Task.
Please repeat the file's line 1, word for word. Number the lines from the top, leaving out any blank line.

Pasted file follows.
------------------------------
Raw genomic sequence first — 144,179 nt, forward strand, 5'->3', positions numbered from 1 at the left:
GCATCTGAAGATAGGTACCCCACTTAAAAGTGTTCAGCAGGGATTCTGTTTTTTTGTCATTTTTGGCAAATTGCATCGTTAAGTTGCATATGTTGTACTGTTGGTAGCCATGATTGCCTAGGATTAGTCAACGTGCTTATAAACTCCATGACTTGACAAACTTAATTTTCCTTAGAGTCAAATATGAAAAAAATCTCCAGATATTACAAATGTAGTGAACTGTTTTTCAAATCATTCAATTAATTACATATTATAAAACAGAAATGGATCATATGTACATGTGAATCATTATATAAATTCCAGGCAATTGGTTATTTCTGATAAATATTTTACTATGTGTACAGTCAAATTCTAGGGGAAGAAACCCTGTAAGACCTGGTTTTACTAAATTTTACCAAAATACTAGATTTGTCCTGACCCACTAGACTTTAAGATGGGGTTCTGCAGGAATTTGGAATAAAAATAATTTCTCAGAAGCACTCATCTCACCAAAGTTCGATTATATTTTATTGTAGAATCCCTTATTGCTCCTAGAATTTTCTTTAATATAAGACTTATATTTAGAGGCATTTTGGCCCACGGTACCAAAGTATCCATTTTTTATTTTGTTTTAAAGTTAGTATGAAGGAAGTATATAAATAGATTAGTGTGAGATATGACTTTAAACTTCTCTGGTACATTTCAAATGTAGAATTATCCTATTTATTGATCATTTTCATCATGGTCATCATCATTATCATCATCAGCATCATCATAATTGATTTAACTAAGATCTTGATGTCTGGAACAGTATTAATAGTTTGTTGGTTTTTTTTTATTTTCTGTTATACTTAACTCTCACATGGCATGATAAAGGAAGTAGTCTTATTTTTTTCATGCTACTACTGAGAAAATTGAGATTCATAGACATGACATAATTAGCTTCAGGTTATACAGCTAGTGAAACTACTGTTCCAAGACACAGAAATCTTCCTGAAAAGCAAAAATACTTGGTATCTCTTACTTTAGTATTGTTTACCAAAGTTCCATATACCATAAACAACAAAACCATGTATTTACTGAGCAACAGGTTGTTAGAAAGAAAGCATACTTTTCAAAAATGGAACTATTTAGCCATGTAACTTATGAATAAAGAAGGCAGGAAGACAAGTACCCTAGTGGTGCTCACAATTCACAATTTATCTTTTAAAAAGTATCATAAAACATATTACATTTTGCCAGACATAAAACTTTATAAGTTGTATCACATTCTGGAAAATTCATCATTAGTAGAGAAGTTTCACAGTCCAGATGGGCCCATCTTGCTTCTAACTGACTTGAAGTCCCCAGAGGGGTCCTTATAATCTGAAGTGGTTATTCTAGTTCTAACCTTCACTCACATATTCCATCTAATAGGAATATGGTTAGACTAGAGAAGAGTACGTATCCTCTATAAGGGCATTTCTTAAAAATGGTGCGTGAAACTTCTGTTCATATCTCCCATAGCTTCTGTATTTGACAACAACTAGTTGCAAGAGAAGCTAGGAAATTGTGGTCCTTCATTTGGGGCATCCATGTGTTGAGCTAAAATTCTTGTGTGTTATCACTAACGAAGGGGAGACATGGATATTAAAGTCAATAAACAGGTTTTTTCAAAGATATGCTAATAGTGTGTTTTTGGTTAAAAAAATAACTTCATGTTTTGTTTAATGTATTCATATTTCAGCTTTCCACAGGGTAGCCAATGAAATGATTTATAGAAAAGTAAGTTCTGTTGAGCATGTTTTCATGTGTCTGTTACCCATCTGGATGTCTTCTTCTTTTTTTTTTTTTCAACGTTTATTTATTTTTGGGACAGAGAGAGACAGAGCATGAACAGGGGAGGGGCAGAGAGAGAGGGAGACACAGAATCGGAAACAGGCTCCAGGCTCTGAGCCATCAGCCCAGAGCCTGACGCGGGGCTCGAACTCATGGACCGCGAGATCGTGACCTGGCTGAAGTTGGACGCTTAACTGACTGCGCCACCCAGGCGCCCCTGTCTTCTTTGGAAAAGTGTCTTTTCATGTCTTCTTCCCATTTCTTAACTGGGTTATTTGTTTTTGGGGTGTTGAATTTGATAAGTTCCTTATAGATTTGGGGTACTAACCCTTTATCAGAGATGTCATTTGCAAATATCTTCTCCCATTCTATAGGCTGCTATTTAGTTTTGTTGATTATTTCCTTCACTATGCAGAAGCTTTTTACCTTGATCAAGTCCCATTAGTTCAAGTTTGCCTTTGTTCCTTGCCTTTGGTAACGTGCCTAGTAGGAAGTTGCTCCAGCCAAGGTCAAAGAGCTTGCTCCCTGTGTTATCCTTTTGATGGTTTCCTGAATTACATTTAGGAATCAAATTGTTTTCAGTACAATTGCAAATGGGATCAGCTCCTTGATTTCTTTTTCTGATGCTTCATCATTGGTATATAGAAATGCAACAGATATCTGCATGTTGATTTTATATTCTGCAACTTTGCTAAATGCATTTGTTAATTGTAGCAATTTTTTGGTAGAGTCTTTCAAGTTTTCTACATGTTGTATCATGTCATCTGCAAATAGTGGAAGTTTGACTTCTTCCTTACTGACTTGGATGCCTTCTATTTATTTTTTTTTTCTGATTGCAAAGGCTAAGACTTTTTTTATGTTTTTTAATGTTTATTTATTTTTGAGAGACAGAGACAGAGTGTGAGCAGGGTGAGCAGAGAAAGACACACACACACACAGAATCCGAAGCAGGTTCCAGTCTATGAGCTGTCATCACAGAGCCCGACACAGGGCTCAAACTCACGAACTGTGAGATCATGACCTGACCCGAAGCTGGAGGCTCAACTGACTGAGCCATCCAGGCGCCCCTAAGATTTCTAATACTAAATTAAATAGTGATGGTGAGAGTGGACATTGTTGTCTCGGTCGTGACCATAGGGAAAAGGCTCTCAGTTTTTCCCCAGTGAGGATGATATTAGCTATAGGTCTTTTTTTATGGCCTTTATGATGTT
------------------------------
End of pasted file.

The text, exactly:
Raw genomic sequence first — 144,179 nt, forward strand, 5'->3', positions numbered from 1 at the left: